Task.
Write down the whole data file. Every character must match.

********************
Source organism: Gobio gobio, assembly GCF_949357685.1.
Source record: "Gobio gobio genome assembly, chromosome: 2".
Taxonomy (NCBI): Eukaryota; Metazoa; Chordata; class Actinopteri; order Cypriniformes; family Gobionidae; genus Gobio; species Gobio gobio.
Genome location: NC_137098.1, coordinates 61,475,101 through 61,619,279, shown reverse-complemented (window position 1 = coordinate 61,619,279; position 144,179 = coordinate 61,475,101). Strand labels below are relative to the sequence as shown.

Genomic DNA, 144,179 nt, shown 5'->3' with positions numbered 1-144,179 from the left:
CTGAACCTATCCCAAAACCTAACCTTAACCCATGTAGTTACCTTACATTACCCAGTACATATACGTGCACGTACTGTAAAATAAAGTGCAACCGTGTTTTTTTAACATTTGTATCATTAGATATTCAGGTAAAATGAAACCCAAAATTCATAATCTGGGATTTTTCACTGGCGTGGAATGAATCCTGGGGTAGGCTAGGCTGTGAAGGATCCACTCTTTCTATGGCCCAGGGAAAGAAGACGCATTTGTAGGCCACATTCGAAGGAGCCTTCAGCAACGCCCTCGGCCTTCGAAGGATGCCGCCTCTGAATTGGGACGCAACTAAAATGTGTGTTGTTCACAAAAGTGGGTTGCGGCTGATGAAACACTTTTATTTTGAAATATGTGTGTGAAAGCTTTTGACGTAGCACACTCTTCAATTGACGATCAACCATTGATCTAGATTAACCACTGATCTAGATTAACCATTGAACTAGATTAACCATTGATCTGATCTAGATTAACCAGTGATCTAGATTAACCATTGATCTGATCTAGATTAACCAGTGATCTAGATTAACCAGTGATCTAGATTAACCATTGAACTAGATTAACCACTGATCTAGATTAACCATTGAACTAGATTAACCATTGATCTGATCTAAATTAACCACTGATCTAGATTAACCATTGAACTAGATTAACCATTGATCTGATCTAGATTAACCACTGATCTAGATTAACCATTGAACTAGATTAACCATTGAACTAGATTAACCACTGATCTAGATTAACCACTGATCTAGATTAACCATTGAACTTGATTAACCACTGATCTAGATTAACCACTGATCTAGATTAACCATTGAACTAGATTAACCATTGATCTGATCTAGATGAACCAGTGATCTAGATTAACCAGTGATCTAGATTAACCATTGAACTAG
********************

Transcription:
Source organism: Gobio gobio, assembly GCF_949357685.1.
Source record: "Gobio gobio genome assembly, chromosome: 2".
Taxonomy (NCBI): Eukaryota; Metazoa; Chordata; class Actinopteri; order Cypriniformes; family Gobionidae; genus Gobio; species Gobio gobio.
Genome location: NC_137098.1, coordinates 61,475,101 through 61,619,279, shown reverse-complemented (window position 1 = coordinate 61,619,279; position 144,179 = coordinate 61,475,101). Strand labels below are relative to the sequence as shown.

Genomic DNA, 144,179 nt, shown 5'->3' with positions numbered 1-144,179 from the left:
CTGAACCTATCCCAAAACCTAACCTTAACCCATGTAGTTACCTTACATTACCCAGTACATATACGTGCACGTACTGTAAAATAAAGTGCAACCGTGTTTTTTTAACATTTGTATCATTAGATATTCAGGTAAAATGAAACCCAAAATTCATAATCTGGGATTTTTCACTGGCGTGGAATGAATCCTGGGGTAGGCTAGGCTGTGAAGGATCCACTCTTTCTATGGCCCAGGGAAAGAAGACGCATTTGTAGGCCACATTCGAAGGAGCCTTCAGCAACGCCCTCGGCCTTCGAAGGATGCCGCCTCTGAATTGGGACGCAACTAAAATGTGTGTTGTTCACAAAAGTGGGTTGCGGCTGATGAAACACTTTTATTTTGAAATATGTGTGTGAAAGCTTTTGACGTAGCACACTCTTCAATTGACGATCAACCATTGATCTAGATTAACCACTGATCTAGATTAACCATTGAACTAGATTAACCATTGATCTGATCTAGATTAACCAGTGATCTAGATTAACCATTGATCTGATCTAGATTAACCAGTGATCTAGATTAACCAGTGATCTAGATTAACCATTGAACTAGATTAACCACTGATCTAGATTAACCATTGAACTAGATTAACCATTGATCTGATCTAAATTAACCACTGATCTAGATTAACCATTGAACTAGATTAACCATTGATCTGATCTAGATTAACCACTGATCTAGATTAACCATTGAACTAGATTAACCATTGAACTAGATTAACCACTGATCTAGATTAACCACTGATCTAGATTAACCATTGAACTTGATTAACCACTGATCTAGATTAACCACTGATCTAGATTAACCATTGAACTAGATTAACCATTGATCTGATCTAGATGAACCAGTGATCTAGATTAACCAGTGATCTAGATTAACCATTGAACTAG